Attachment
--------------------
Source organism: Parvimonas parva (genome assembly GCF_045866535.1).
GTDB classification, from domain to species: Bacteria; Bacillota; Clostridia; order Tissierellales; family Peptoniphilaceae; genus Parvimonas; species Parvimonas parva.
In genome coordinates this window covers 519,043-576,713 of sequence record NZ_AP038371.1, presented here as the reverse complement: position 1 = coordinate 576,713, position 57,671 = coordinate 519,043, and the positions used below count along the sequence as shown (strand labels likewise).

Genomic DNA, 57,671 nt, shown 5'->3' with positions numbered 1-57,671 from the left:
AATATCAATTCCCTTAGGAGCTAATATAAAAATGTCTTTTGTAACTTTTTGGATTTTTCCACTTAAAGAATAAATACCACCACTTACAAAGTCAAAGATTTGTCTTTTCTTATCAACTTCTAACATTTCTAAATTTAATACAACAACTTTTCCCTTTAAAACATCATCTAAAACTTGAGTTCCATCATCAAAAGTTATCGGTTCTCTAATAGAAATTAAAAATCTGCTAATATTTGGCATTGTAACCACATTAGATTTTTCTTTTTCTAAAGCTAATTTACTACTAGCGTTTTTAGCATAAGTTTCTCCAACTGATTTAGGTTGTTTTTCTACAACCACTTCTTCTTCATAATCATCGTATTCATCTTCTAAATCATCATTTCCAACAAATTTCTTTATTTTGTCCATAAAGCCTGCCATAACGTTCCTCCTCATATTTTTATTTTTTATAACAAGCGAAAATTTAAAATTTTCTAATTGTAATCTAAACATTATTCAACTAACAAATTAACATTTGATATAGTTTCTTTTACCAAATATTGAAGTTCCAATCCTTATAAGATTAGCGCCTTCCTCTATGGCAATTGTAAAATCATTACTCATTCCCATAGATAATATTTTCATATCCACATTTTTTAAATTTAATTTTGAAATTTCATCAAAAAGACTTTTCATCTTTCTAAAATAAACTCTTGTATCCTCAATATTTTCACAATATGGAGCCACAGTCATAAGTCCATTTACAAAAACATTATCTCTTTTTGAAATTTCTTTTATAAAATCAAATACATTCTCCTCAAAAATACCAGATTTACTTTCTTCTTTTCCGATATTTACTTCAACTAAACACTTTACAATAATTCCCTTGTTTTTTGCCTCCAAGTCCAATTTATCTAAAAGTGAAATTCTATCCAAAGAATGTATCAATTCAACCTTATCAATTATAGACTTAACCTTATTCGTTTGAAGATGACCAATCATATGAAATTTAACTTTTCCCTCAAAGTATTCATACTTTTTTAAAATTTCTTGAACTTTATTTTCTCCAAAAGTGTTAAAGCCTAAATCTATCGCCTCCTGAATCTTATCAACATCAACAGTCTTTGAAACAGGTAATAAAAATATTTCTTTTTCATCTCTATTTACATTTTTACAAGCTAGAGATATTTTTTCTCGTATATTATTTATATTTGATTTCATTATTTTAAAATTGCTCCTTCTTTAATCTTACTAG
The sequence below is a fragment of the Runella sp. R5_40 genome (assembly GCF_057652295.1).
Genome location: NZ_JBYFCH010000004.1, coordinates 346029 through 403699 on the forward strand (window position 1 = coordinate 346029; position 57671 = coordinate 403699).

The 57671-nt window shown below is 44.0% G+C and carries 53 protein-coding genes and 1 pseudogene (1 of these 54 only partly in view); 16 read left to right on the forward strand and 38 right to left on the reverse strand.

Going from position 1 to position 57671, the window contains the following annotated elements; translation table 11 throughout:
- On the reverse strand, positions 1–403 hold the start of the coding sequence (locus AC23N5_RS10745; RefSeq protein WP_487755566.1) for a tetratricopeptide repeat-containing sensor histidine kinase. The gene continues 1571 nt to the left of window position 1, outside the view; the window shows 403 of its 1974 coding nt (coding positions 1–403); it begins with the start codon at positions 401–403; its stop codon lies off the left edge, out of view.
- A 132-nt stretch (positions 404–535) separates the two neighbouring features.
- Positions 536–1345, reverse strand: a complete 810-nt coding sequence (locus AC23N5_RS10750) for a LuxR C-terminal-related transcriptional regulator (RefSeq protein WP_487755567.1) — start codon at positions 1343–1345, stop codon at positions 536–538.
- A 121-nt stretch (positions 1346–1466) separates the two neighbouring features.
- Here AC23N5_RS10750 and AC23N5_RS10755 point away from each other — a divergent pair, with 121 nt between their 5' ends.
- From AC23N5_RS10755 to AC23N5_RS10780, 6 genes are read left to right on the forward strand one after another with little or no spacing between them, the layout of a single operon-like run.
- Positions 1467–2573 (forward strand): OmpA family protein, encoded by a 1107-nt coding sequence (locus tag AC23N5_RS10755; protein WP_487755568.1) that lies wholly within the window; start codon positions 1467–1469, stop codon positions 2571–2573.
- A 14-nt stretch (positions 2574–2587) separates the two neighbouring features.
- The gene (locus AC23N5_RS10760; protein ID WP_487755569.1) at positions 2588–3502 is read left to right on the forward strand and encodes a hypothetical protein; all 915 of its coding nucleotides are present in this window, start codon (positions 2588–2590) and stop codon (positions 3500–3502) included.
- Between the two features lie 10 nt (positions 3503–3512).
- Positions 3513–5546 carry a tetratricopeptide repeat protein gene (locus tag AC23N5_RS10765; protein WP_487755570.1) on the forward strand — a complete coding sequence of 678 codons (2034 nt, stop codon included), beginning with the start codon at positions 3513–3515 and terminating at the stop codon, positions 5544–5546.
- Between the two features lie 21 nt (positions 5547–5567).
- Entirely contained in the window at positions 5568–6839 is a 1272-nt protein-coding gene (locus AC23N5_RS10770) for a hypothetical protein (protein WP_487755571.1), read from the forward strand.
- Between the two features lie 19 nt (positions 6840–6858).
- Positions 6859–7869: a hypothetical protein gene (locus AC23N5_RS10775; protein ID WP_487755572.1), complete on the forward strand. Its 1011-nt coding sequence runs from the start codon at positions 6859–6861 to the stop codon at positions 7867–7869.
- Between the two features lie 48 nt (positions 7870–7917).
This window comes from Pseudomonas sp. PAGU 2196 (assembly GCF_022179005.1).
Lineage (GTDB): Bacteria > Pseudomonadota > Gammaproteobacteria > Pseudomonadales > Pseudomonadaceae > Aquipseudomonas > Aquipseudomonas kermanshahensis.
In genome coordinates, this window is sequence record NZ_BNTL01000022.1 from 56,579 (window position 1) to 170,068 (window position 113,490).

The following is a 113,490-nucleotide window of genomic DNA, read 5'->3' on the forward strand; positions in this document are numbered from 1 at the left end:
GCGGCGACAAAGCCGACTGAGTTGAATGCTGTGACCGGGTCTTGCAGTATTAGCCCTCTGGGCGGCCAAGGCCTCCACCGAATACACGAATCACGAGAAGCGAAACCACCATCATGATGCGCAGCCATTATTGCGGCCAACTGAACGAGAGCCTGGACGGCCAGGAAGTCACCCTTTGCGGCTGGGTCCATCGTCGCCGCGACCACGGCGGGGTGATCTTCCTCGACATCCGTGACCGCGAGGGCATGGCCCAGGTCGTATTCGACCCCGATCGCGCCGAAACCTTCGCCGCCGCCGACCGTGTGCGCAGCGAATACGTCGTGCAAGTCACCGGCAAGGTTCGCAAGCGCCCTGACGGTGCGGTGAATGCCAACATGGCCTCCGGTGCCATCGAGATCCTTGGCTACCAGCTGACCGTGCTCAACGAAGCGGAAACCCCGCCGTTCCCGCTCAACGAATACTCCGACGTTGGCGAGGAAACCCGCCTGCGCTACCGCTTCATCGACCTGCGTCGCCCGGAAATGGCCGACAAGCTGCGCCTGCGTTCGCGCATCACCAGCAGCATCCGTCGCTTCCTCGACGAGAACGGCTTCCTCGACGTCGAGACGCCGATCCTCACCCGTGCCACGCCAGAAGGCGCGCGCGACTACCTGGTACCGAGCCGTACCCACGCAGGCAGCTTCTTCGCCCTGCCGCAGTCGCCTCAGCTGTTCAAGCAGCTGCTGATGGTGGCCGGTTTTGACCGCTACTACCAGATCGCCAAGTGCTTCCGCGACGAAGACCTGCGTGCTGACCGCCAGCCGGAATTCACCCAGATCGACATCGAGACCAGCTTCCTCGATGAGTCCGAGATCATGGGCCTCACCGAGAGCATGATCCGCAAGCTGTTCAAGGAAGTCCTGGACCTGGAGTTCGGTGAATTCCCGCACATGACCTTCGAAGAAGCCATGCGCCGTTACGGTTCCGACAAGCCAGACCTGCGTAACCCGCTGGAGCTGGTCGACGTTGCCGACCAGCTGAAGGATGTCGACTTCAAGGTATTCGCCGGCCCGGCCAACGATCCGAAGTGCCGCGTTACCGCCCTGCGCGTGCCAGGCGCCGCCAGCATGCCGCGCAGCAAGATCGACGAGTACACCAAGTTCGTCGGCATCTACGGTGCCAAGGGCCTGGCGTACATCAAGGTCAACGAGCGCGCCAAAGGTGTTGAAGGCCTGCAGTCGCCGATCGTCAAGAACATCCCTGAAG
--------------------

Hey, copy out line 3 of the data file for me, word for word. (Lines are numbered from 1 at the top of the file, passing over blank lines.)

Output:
In genome coordinates this window covers 519,043-576,713 of sequence record NZ_AP038371.1, presented here as the reverse complement: position 1 = coordinate 576,713, position 57,671 = coordinate 519,043, and the positions used below count along the sequence as shown (strand labels likewise).